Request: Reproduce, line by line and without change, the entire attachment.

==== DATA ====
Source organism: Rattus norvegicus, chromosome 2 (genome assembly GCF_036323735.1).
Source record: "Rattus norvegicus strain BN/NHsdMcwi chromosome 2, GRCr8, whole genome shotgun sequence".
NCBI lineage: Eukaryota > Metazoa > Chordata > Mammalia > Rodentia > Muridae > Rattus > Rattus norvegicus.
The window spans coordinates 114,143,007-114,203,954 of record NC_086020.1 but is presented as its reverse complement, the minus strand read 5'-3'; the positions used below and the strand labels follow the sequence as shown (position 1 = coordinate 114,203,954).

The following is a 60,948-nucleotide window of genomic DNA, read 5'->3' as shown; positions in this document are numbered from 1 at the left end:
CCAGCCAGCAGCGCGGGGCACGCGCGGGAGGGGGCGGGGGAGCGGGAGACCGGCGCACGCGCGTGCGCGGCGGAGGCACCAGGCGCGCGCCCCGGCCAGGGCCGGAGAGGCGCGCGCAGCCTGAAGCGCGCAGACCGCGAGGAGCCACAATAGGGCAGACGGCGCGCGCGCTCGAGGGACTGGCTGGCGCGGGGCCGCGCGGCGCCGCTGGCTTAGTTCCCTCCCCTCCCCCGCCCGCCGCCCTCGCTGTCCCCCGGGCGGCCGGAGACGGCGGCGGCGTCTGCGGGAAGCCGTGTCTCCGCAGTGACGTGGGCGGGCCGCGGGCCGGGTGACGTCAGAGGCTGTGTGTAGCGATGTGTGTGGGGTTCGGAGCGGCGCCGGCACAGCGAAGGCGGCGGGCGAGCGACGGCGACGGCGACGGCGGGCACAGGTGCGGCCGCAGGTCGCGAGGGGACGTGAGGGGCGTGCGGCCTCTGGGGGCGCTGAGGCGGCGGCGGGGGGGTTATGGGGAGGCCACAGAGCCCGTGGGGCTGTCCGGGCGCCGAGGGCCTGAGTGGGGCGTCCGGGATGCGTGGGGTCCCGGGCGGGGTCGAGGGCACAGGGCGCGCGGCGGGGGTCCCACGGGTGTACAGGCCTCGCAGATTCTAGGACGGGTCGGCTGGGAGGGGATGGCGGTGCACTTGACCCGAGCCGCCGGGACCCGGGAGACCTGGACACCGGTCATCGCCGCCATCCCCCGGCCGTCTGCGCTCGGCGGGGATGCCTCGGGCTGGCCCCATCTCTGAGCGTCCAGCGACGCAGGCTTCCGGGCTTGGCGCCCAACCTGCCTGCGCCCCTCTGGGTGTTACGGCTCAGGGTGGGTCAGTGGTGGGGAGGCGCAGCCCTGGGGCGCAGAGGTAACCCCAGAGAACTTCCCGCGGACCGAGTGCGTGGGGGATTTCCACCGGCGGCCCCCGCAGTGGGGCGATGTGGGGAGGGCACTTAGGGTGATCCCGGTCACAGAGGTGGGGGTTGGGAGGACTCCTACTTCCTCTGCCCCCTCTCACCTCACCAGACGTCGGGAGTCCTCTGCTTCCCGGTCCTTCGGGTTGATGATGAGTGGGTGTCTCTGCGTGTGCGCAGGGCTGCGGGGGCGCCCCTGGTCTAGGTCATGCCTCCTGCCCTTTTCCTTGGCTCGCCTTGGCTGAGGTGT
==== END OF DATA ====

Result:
Source organism: Rattus norvegicus, chromosome 2 (genome assembly GCF_036323735.1).
Source record: "Rattus norvegicus strain BN/NHsdMcwi chromosome 2, GRCr8, whole genome shotgun sequence".
NCBI lineage: Eukaryota > Metazoa > Chordata > Mammalia > Rodentia > Muridae > Rattus > Rattus norvegicus.
The window spans coordinates 114,143,007-114,203,954 of record NC_086020.1 but is presented as its reverse complement, the minus strand read 5'-3'; the positions used below and the strand labels follow the sequence as shown (position 1 = coordinate 114,203,954).

The following is a 60,948-nucleotide window of genomic DNA, read 5'->3' as shown; positions in this document are numbered from 1 at the left end:
CCAGCCAGCAGCGCGGGGCACGCGCGGGAGGGGGCGGGGGAGCGGGAGACCGGCGCACGCGCGTGCGCGGCGGAGGCACCAGGCGCGCGCCCCGGCCAGGGCCGGAGAGGCGCGCGCAGCCTGAAGCGCGCAGACCGCGAGGAGCCACAATAGGGCAGACGGCGCGCGCGCTCGAGGGACTGGCTGGCGCGGGGCCGCGCGGCGCCGCTGGCTTAGTTCCCTCCCCTCCCCCGCCCGCCGCCCTCGCTGTCCCCCGGGCGGCCGGAGACGGCGGCGGCGTCTGCGGGAAGCCGTGTCTCCGCAGTGACGTGGGCGGGCCGCGGGCCGGGTGACGTCAGAGGCTGTGTGTAGCGATGTGTGTGGGGTTCGGAGCGGCGCCGGCACAGCGAAGGCGGCGGGCGAGCGACGGCGACGGCGACGGCGGGCACAGGTGCGGCCGCAGGTCGCGAGGGGACGTGAGGGGCGTGCGGCCTCTGGGGGCGCTGAGGCGGCGGCGGGGGGGTTATGGGGAGGCCACAGAGCCCGTGGGGCTGTCCGGGCGCCGAGGGCCTGAGTGGGGCGTCCGGGATGCGTGGGGTCCCGGGCGGGGTCGAGGGCACAGGGCGCGCGGCGGGGGTCCCACGGGTGTACAGGCCTCGCAGATTCTAGGACGGGTCGGCTGGGAGGGGATGGCGGTGCACTTGACCCGAGCCGCCGGGACCCGGGAGACCTGGACACCGGTCATCGCCGCCATCCCCCGGCCGTCTGCGCTCGGCGGGGATGCCTCGGGCTGGCCCCATCTCTGAGCGTCCAGCGACGCAGGCTTCCGGGCTTGGCGCCCAACCTGCCTGCGCCCCTCTGGGTGTTACGGCTCAGGGTGGGTCAGTGGTGGGGAGGCGCAGCCCTGGGGCGCAGAGGTAACCCCAGAGAACTTCCCGCGGACCGAGTGCGTGGGGGATTTCCACCGGCGGCCCCCGCAGTGGGGCGATGTGGGGAGGGCACTTAGGGTGATCCCGGTCACAGAGGTGGGGGTTGGGAGGACTCCTACTTCCTCTGCCCCCTCTCACCTCACCAGACGTCGGGAGTCCTCTGCTTCCCGGTCCTTCGGGTTGATGATGAGTGGGTGTCTCTGCGTGTGCGCAGGGCTGCGGGGGCGCCCCTGGTCTAGGTCATGCCTCCTGCCCTTTTCCTTGGCTCGCCTTGGCTGAGGTGT